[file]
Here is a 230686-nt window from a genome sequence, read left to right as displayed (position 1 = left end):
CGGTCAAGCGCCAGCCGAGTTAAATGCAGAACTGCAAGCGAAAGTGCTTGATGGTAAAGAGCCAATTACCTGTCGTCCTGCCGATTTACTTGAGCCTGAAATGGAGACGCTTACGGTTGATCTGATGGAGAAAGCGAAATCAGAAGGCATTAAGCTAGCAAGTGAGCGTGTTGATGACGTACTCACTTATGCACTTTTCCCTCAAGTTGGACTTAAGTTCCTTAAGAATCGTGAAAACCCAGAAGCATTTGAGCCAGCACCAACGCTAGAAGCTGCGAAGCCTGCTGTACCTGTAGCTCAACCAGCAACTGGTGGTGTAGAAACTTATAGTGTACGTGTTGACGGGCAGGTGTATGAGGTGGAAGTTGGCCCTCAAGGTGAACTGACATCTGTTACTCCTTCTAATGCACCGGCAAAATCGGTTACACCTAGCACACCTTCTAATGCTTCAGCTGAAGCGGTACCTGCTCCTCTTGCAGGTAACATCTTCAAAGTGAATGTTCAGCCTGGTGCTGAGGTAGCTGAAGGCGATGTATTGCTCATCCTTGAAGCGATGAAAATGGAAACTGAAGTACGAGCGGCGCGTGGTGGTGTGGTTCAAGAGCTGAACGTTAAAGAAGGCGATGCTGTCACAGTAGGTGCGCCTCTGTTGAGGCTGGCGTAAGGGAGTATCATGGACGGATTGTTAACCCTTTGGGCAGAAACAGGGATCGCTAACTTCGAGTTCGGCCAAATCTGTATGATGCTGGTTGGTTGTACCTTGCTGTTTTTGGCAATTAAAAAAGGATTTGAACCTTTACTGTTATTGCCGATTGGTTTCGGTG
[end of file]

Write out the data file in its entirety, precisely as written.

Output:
Here is a 230686-nt window from a genome sequence, read left to right as displayed (position 1 = left end):
CGGTCAAGCGCCAGCCGAGTTAAATGCAGAACTGCAAGCGAAAGTGCTTGATGGTAAAGAGCCAATTACCTGTCGTCCTGCCGATTTACTTGAGCCTGAAATGGAGACGCTTACGGTTGATCTGATGGAGAAAGCGAAATCAGAAGGCATTAAGCTAGCAAGTGAGCGTGTTGATGACGTACTCACTTATGCACTTTTCCCTCAAGTTGGACTTAAGTTCCTTAAGAATCGTGAAAACCCAGAAGCATTTGAGCCAGCACCAACGCTAGAAGCTGCGAAGCCTGCTGTACCTGTAGCTCAACCAGCAACTGGTGGTGTAGAAACTTATAGTGTACGTGTTGACGGGCAGGTGTATGAGGTGGAAGTTGGCCCTCAAGGTGAACTGACATCTGTTACTCCTTCTAATGCACCGGCAAAATCGGTTACACCTAGCACACCTTCTAATGCTTCAGCTGAAGCGGTACCTGCTCCTCTTGCAGGTAACATCTTCAAAGTGAATGTTCAGCCTGGTGCTGAGGTAGCTGAAGGCGATGTATTGCTCATCCTTGAAGCGATGAAAATGGAAACTGAAGTACGAGCGGCGCGTGGTGGTGTGGTTCAAGAGCTGAACGTTAAAGAAGGCGATGCTGTCACAGTAGGTGCGCCTCTGTTGAGGCTGGCGTAAGGGAGTATCATGGACGGATTGTTAACCCTTTGGGCAGAAACAGGGATCGCTAACTTCGAGTTCGGCCAAATCTGTATGATGCTGGTTGGTTGTACCTTGCTGTTTTTGGCAATTAAAAAAGGATTTGAACCTTTACTGTTATTGCCGATTGGTTTCGGTG